What a difference a day (or two) makes. Last Friday, 13 year old Cody Alicea was told to remove his American flag from his bike that he rode to school. Reason? "Concern about racial tensions or uprisings." Oh, did I mention this was IN America, in an American school?
Courtesy of the internet, this ridiculous official decree - and the absurd stated reasons behind it - spread across America and beyond. THIS was the response from patriotic Americans:
You can find more on this all over the internet. One site was Wake Up America here.
All wonderful, of course, but *ahem*, Cody is now 'allowed' to fly his flag? Following a barrage of emails and phone calls to this school, (yes, I did call myself!) the administration 'reversed their decision.' Excuuuuuuse me? Since when in America does ANYONE need permission, to be 'allowed,' to fly the Star Spangled Banner? Seems to me that administration and the teachers there need some teaching themselves. As for the absurd concern over 'racial tensions'????? Surely, in an American school, IN America, if anyone had issues with the American flag flying (whatever their racial or ethnic background,) that was a golden opportunity, a teachable moment if you will!
I have written in the past - under the Fly your flag, America title - about veterans not being allowed to fly their American flags in the place and manner they deem fitting such a symbol of the country most of them have fought for. I have helped educate a few 'authority' figures! And now we come to a 13 year old being told when and where he is 'allowed' to fly his country's flag; his country's symbol of freedom.
I have also written about the significance of the Star Spangled Banner previously. A few years ago, an American friend of mine sent me a piece on a lecture that Isaac Asimov had given on the topic. This friend - a retired school teacher - included the lesson she used to give on the history of this flag. The column I wrote - almost 4 years ago now - was originally published on Tanker Bros (a US site that was my first milblog home.) Another American friend just became aware of this column and asked me to repost it. So here it is, actually from Wake Up America, who graciously published it at the time.:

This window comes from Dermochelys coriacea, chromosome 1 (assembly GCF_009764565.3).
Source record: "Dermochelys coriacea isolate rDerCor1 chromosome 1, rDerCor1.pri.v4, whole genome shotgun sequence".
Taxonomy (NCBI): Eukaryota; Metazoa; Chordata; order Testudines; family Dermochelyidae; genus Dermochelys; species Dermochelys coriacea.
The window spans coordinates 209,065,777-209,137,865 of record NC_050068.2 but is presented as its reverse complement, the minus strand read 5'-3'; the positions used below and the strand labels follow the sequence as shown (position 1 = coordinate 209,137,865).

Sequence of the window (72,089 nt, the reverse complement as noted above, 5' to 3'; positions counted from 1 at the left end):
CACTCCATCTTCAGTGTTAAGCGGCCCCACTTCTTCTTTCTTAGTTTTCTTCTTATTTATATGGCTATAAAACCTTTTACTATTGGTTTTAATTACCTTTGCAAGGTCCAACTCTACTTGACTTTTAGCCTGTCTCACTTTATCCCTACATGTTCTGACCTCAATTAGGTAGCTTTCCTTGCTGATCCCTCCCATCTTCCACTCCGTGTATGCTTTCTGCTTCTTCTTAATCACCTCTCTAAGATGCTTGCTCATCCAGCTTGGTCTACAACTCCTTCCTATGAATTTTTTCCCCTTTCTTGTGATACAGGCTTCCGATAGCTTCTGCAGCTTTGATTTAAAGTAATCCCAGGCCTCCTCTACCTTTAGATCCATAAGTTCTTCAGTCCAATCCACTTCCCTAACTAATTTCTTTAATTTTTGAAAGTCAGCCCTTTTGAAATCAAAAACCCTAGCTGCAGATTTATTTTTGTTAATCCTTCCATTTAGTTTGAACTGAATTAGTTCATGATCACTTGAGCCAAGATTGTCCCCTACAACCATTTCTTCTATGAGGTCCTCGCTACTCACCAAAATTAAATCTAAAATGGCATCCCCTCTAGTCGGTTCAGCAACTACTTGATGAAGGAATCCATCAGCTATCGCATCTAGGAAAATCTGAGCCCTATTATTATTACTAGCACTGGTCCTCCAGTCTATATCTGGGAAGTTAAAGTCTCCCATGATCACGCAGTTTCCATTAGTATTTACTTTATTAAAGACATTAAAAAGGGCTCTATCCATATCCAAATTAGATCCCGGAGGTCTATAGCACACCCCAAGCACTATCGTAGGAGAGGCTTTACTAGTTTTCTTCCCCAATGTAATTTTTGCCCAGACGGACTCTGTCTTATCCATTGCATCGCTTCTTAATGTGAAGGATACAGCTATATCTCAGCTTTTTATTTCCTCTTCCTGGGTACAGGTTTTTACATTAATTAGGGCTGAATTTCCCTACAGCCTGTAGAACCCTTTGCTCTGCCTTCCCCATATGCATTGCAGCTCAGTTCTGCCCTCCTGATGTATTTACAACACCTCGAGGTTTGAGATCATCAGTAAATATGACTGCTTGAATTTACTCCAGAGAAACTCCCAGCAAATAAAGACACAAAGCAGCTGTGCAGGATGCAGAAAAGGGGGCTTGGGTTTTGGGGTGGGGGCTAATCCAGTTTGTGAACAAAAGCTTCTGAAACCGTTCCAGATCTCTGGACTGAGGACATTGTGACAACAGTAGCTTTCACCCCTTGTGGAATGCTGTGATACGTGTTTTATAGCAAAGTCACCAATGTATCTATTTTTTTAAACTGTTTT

Monday, August 20, 2007
I first heard the Star Spangled Banner at a July 4 community barbeque many years ago. Fresh from my homeland just two days previously, I stood in small town America and watched, and listened, as everybody joined to sing this anthem. (And yes - that was my first exposure to that great American institution: barbeques!)To this day, whenever I hear this, I remember that first July 4 and am reminded of the amazing display of patriotism, unity.
Those were the days when America was torn apart by the Vietnam war, when neighbour argued with neighbour over the back fence about the validity of the US involvement in a land far away. But, at that barbque, celebrating a most American holiday, there was no evidence of the tears in the fabric of American society. For those few shining moments, there was a unity, a common bond of purpose.